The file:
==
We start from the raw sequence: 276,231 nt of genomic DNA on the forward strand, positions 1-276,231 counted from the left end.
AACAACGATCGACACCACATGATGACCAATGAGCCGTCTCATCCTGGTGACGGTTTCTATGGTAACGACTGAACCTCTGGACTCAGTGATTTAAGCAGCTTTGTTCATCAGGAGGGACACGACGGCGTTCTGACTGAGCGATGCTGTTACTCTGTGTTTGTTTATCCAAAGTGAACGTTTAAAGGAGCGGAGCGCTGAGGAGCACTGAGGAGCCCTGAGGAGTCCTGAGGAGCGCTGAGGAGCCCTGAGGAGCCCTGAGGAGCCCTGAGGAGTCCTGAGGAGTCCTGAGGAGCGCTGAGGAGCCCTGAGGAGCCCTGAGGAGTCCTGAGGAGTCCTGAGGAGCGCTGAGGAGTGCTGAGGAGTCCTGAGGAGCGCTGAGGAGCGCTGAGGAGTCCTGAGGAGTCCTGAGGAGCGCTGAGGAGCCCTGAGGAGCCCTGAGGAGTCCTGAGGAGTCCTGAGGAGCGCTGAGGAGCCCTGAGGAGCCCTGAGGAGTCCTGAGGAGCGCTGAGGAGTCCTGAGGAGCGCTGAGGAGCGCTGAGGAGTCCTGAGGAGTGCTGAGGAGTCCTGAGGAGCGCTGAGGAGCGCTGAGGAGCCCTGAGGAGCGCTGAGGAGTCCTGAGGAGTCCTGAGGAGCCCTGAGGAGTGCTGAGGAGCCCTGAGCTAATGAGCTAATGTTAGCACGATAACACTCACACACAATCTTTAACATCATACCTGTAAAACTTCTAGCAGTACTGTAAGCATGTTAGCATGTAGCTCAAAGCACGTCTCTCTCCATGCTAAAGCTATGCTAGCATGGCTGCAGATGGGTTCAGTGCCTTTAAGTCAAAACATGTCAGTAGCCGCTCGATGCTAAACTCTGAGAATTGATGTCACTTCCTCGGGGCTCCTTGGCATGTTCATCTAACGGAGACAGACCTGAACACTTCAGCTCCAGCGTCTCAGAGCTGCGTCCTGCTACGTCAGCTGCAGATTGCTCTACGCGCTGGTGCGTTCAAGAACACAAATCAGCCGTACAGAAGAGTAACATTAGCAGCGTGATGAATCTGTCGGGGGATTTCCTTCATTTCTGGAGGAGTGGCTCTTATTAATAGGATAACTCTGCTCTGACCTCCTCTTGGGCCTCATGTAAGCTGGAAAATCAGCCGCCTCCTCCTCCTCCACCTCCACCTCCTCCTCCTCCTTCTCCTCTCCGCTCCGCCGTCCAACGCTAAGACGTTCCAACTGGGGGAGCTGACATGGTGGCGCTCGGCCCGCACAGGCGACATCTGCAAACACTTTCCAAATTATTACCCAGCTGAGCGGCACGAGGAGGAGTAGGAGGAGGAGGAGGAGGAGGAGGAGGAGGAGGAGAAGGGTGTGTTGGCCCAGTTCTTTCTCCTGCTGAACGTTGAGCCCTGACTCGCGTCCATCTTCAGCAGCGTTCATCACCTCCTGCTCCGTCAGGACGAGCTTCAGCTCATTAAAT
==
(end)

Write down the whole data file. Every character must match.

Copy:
We start from the raw sequence: 276,231 nt of genomic DNA on the forward strand, positions 1-276,231 counted from the left end.
AACAACGATCGACACCACATGATGACCAATGAGCCGTCTCATCCTGGTGACGGTTTCTATGGTAACGACTGAACCTCTGGACTCAGTGATTTAAGCAGCTTTGTTCATCAGGAGGGACACGACGGCGTTCTGACTGAGCGATGCTGTTACTCTGTGTTTGTTTATCCAAAGTGAACGTTTAAAGGAGCGGAGCGCTGAGGAGCACTGAGGAGCCCTGAGGAGTCCTGAGGAGCGCTGAGGAGCCCTGAGGAGCCCTGAGGAGCCCTGAGGAGTCCTGAGGAGTCCTGAGGAGCGCTGAGGAGCCCTGAGGAGCCCTGAGGAGTCCTGAGGAGTCCTGAGGAGCGCTGAGGAGTGCTGAGGAGTCCTGAGGAGCGCTGAGGAGCGCTGAGGAGTCCTGAGGAGTCCTGAGGAGCGCTGAGGAGCCCTGAGGAGCCCTGAGGAGTCCTGAGGAGTCCTGAGGAGCGCTGAGGAGCCCTGAGGAGCCCTGAGGAGTCCTGAGGAGCGCTGAGGAGTCCTGAGGAGCGCTGAGGAGCGCTGAGGAGTCCTGAGGAGTGCTGAGGAGTCCTGAGGAGCGCTGAGGAGCGCTGAGGAGCCCTGAGGAGCGCTGAGGAGTCCTGAGGAGTCCTGAGGAGCCCTGAGGAGTGCTGAGGAGCCCTGAGCTAATGAGCTAATGTTAGCACGATAACACTCACACACAATCTTTAACATCATACCTGTAAAACTTCTAGCAGTACTGTAAGCATGTTAGCATGTAGCTCAAAGCACGTCTCTCTCCATGCTAAAGCTATGCTAGCATGGCTGCAGATGGGTTCAGTGCCTTTAAGTCAAAACATGTCAGTAGCCGCTCGATGCTAAACTCTGAGAATTGATGTCACTTCCTCGGGGCTCCTTGGCATGTTCATCTAACGGAGACAGACCTGAACACTTCAGCTCCAGCGTCTCAGAGCTGCGTCCTGCTACGTCAGCTGCAGATTGCTCTACGCGCTGGTGCGTTCAAGAACACAAATCAGCCGTACAGAAGAGTAACATTAGCAGCGTGATGAATCTGTCGGGGGATTTCCTTCATTTCTGGAGGAGTGGCTCTTATTAATAGGATAACTCTGCTCTGACCTCCTCTTGGGCCTCATGTAAGCTGGAAAATCAGCCGCCTCCTCCTCCTCCACCTCCACCTCCTCCTCCTCCTTCTCCTCTCCGCTCCGCCGTCCAACGCTAAGACGTTCCAACTGGGGGAGCTGACATGGTGGCGCTCGGCCCGCACAGGCGACATCTGCAAACACTTTCCAAATTATTACCCAGCTGAGCGGCACGAGGAGGAGTAGGAGGAGGAGGAGGAGGAGGAGGAGGAGGAGGAGAAGGGTGTGTTGGCCCAGTTCTTTCTCCTGCTGAACGTTGAGCCCTGACTCGCGTCCATCTTCAGCAGCGTTCATCACCTCCTGCTCCGTCAGGACGAGCTTCAGCTCATTAAAT